With more leaks than a rusty colander, there was little ‘news’ about tax specifics in today’s Budget speech.
Anyone expecting significant tax rises to be rolled out may have been surprised that there was no ‘windfall’ wealth tax, nor indeed any announcement of significant tax rises to balance some of the spending and tax reliefs announced. But the harsher news on benefits and tax had generally been preannounced or leaked. In particular, the withdrawal of the extra £20 in Universal Credit, a 1.25% rise in National Insurance from April 2022, higher tax on dividends above the £2,000 threshold, and an increase to Corporation Tax rates. This left today’s speech with more palatable headlines: tax and business rate reliefs for businesses engaging in research and development, concessions for various cultural and hospitality organisations, and a reduction in the taper applied to Universal Credit for those earning above a certain amount (although this does not help the lowest-income claimants).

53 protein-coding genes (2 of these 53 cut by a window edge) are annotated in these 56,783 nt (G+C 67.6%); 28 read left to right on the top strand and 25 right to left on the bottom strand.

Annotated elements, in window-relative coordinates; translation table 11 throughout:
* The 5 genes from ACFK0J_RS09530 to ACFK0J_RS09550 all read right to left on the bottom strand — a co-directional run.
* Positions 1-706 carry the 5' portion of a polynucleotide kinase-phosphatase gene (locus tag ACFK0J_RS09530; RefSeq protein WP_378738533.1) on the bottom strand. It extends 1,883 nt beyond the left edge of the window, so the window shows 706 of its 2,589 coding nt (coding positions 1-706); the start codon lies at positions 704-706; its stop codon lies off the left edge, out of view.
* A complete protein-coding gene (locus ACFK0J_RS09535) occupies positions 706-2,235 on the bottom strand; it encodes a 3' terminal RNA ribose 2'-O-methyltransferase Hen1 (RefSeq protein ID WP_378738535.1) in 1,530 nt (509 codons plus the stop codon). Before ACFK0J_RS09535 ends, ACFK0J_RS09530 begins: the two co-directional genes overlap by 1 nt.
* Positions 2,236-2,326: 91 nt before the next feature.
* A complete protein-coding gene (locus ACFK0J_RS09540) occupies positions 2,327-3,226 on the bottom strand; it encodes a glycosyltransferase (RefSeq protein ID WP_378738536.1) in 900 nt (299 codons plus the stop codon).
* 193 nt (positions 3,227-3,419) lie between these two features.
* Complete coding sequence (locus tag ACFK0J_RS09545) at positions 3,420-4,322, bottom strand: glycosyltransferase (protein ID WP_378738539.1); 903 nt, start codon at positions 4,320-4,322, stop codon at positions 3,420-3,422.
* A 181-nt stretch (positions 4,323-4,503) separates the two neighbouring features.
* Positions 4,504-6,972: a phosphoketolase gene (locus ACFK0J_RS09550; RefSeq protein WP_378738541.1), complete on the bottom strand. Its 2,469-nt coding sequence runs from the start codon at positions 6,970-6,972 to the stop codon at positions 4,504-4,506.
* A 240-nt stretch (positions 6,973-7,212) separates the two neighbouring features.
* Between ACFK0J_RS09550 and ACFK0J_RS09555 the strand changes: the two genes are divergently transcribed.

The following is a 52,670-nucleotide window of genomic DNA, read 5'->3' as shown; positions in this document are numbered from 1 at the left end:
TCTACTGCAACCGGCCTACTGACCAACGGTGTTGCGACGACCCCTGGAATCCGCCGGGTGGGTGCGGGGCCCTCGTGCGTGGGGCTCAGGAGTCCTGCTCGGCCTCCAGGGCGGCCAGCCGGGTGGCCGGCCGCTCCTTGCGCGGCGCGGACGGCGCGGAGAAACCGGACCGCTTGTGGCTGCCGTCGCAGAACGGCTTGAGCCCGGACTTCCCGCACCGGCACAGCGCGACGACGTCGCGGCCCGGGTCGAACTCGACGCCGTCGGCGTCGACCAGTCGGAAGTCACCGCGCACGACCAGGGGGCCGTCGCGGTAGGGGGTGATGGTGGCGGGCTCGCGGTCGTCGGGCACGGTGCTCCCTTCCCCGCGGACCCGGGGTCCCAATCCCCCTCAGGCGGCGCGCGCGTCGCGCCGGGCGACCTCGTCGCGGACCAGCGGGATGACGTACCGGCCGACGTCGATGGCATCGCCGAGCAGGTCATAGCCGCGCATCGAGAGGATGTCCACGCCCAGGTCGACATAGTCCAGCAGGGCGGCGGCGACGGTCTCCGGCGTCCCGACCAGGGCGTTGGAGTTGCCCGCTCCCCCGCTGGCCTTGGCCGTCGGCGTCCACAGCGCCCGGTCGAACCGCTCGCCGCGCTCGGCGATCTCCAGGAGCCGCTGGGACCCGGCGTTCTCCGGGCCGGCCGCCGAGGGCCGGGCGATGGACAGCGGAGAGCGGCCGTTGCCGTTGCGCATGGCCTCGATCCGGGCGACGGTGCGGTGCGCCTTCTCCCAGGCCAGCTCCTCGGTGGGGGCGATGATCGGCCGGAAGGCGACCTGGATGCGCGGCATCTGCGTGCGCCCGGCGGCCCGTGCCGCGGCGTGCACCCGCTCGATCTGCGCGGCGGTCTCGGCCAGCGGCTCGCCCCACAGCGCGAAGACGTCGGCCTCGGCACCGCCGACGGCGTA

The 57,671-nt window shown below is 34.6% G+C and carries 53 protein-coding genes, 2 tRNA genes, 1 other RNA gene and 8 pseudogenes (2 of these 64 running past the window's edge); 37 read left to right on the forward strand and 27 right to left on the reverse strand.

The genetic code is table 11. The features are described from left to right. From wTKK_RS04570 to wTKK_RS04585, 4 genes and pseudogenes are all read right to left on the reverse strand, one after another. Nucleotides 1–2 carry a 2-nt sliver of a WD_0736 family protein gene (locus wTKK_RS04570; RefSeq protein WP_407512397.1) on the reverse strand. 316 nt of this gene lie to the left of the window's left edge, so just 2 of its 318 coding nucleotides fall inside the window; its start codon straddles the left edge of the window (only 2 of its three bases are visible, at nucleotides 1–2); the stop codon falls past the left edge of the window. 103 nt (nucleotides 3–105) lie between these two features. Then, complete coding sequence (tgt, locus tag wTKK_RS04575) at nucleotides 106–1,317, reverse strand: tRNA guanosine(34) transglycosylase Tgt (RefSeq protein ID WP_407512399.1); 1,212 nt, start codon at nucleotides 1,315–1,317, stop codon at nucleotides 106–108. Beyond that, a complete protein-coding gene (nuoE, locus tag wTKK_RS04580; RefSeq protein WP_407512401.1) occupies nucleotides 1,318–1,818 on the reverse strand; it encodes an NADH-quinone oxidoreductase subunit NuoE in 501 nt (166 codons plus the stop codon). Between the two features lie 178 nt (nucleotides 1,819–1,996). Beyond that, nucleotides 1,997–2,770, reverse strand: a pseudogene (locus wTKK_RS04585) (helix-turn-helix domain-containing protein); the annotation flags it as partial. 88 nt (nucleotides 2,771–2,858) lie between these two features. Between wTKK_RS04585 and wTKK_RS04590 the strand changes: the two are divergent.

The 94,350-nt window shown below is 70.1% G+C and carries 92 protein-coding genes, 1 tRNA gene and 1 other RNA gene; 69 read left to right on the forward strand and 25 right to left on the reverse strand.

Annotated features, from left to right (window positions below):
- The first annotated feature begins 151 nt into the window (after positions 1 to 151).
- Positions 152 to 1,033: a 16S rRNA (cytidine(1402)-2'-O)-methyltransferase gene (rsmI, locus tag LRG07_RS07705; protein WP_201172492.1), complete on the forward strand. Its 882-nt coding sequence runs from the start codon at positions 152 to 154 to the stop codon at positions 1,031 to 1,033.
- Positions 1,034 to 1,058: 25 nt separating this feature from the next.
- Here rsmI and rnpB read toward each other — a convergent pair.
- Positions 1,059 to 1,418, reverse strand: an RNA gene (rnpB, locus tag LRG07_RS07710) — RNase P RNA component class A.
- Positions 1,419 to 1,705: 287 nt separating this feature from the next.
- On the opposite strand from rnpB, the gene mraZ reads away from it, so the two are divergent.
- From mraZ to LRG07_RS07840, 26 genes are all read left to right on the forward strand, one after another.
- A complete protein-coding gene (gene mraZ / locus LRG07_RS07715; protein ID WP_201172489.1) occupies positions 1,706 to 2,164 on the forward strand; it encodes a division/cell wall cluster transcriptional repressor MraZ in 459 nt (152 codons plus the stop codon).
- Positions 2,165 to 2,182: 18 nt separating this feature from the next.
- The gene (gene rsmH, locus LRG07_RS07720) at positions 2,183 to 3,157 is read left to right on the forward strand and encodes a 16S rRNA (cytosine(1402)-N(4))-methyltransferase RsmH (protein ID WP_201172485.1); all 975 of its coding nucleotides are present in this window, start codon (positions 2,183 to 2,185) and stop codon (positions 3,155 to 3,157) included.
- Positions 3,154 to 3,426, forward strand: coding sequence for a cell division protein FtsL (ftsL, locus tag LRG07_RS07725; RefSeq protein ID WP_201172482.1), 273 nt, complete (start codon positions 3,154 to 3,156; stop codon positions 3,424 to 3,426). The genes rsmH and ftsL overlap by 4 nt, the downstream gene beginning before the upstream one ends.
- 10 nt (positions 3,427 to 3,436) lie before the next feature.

Much was made of ‘simplification’, particularly in relation to duties on alcohol. But a consultation is being opened on an online sales tax – another new tax, and one likely to fall eventually on ordinary consumers.
Also previously announced and recently postponed, from April 2024, Making Tax Digital for income tax will mean that taxpayers who are self employed, or landlords, will need to keep digital records (spreadsheet, or software packages) and provide quarterly updates to HMRC instead of just an annual tax return. Traders who do not use 31 March or 5 April as their accounting date will be pushed towards changing to using the tax year for their accounts.
Key rates and allowances for personal tax can be seen here:
I shall be adding detail in the coming days as I look at the detail in the Budget documents.